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Written By Kristen N Hubbard

Spots: Vitiligo or Something Else?

It’s Summer, it’s only getting hotter, so that means it’s time to grab the family and hit the pool. Swimming is a great way to cool off and now that COVID-19 is finally letting up, the pool will be a popular destination for family trips. But contrary to popular belief, darker skinned children need to protect their skin. Black and brown parents should be especially vigilant and remember that their child’s extra melanin does not guarantee safety from the sun. A common occurrence in the hotter times is the appearance of lighter or white spots with a dry texture on children’s faces. It’s especially prominent on darker skinned children. But black parents shouldn’t automatically assume it’s Leucoderma or Vitiligo.

It could be Tinea versicolor, which is is a common fungal infection of the skin. The fungus interferes with the normal pigmentation of the skin, resulting in small, discolored patches. These patches may be lighter or darker in color than the surrounding skin and most commonly affect the trunk and shoulders. This very common condition is sometimes treated over the counter by washing the body with… Head & Shoulders!

Or it may be a condition called Pityriasis Alba. Dr. Hemapriya a.k.a. “Doctor Mommy”, describes Pityriasis Alba as mostly occurring in the adolescents between the ages of 3 and 15 and most prominent on darker skin. It is often circular or irregular and mostly occurs on the face. Fear not, because the spots aren’t necessarily permanent. Hemapriya suggests a number of methods for treating and preventing this discoloration.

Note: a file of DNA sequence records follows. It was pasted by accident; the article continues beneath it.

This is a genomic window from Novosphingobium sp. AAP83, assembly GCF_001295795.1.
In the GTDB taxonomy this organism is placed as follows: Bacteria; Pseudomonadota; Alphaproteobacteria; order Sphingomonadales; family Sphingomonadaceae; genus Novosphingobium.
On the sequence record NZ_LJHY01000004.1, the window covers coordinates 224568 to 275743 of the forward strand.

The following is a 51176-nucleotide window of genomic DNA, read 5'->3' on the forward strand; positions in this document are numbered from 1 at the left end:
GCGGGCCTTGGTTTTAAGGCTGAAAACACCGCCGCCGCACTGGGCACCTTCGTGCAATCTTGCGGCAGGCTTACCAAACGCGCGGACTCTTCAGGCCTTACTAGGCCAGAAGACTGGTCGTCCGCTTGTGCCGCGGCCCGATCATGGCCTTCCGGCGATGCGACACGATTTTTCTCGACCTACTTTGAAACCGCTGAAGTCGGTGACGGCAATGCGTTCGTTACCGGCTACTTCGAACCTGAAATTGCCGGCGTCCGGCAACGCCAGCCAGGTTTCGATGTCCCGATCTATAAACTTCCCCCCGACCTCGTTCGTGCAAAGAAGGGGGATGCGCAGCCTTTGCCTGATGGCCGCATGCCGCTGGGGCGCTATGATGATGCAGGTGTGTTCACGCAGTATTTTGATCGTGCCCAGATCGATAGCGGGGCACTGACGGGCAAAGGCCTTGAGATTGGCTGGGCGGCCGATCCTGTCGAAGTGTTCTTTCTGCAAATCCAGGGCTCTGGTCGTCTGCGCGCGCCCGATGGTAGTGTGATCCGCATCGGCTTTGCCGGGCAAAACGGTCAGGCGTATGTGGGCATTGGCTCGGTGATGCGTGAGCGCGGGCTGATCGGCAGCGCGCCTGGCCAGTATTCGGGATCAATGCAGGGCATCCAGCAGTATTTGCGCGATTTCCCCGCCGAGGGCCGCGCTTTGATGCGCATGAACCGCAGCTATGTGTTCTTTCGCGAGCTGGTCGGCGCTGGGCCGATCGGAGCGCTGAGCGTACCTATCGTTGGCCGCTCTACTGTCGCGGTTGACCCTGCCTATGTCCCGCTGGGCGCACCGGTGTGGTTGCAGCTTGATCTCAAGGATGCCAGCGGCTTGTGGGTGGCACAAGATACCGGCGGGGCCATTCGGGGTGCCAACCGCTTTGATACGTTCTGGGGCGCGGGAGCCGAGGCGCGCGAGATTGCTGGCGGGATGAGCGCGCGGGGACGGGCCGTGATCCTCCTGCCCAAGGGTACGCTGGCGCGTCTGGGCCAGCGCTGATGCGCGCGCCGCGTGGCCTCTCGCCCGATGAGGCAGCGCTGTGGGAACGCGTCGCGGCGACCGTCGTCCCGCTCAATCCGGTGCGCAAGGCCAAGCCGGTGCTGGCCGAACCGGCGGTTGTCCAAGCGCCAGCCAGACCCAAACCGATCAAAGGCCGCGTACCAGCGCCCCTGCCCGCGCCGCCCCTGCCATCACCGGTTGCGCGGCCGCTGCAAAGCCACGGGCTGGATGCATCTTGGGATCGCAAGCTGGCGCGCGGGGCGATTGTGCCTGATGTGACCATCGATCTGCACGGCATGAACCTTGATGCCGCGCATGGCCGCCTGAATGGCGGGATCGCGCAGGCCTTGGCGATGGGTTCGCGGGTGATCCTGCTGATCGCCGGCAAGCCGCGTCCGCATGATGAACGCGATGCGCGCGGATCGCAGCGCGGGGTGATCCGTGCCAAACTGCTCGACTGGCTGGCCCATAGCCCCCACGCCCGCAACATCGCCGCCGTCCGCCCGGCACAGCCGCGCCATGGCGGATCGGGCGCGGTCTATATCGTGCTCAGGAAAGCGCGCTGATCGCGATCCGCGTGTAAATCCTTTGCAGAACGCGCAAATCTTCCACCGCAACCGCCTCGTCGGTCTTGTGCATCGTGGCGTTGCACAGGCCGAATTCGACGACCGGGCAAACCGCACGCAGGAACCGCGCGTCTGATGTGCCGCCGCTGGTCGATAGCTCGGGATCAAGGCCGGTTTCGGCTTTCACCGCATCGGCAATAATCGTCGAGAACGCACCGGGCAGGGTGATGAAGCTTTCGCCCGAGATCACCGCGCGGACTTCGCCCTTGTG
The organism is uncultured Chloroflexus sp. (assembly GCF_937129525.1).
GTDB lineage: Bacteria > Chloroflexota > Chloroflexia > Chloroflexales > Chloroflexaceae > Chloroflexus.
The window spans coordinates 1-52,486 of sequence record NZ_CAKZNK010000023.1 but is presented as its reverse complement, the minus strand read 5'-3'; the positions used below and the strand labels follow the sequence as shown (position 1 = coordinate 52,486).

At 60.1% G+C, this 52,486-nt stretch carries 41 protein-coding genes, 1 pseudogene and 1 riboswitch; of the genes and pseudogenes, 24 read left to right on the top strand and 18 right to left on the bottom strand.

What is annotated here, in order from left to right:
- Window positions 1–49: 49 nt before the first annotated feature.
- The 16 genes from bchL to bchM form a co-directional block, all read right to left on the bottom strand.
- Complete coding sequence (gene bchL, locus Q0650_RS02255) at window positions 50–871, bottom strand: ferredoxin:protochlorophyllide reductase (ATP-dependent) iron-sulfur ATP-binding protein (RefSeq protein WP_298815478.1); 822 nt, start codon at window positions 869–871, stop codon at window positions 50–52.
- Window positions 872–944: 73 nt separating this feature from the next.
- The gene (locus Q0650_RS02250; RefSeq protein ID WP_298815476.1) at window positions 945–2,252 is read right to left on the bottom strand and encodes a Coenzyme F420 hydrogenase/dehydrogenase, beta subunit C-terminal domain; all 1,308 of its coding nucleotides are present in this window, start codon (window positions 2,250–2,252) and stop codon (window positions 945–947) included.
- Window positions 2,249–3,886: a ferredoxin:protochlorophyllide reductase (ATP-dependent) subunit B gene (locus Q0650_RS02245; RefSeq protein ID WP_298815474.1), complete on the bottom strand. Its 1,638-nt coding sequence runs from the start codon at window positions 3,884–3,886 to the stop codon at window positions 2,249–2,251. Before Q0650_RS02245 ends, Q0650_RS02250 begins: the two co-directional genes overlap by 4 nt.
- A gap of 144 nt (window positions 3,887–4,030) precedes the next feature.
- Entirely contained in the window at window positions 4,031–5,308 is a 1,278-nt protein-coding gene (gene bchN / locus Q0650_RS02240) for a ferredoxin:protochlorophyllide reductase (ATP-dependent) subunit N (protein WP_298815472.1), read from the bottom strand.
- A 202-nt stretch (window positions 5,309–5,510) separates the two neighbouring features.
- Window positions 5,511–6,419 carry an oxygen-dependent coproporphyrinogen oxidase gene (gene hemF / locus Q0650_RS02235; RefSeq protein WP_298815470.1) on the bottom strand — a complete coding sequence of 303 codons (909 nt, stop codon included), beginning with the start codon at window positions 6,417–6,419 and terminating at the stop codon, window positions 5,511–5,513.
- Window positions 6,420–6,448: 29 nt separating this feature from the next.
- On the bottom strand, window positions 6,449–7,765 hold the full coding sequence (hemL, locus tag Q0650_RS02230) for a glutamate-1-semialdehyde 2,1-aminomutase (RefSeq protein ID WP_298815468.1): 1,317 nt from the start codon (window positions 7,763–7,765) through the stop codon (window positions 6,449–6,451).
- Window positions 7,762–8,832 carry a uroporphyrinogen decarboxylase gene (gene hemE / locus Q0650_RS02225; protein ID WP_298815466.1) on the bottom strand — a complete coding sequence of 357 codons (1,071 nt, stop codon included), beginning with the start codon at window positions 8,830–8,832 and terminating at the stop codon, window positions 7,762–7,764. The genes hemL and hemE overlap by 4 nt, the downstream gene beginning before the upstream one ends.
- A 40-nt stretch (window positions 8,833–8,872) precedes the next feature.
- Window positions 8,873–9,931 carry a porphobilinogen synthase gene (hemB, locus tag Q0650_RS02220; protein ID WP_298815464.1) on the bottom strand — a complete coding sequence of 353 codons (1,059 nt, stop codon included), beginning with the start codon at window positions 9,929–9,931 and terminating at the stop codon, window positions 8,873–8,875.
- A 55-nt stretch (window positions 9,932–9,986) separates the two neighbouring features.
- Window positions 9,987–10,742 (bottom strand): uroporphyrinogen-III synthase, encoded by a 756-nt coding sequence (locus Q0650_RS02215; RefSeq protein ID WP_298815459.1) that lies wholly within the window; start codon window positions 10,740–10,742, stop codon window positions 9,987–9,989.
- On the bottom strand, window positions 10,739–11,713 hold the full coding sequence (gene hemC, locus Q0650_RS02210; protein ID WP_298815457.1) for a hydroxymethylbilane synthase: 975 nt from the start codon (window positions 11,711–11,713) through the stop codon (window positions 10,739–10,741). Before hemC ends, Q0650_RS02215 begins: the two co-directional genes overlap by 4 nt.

Treatment And Prevention

According to Hemapriya, children should always wear sunscreen and avoid using products with dyes or perfumes to help prevent dry skin. They should also eat more fruits and vegetables and even though worms don’t always cause spots, they might benefit from a deworming every six months. and if there is a coexisting fungal infection a fungal cream may help.

According to Hemapriya, if the skin is itchy, if the white spots change to a red hue or more areas become affected, it would be wise to consult a physician. This is to ensure that other diseases aren’t present. This warning is not to suggest that black families should avoid the pool entirely out of fear of their children developing a skin issue. But there is immense benefit in making sure children protect their skin and not assuming that darker skinned children are immune to skin disease.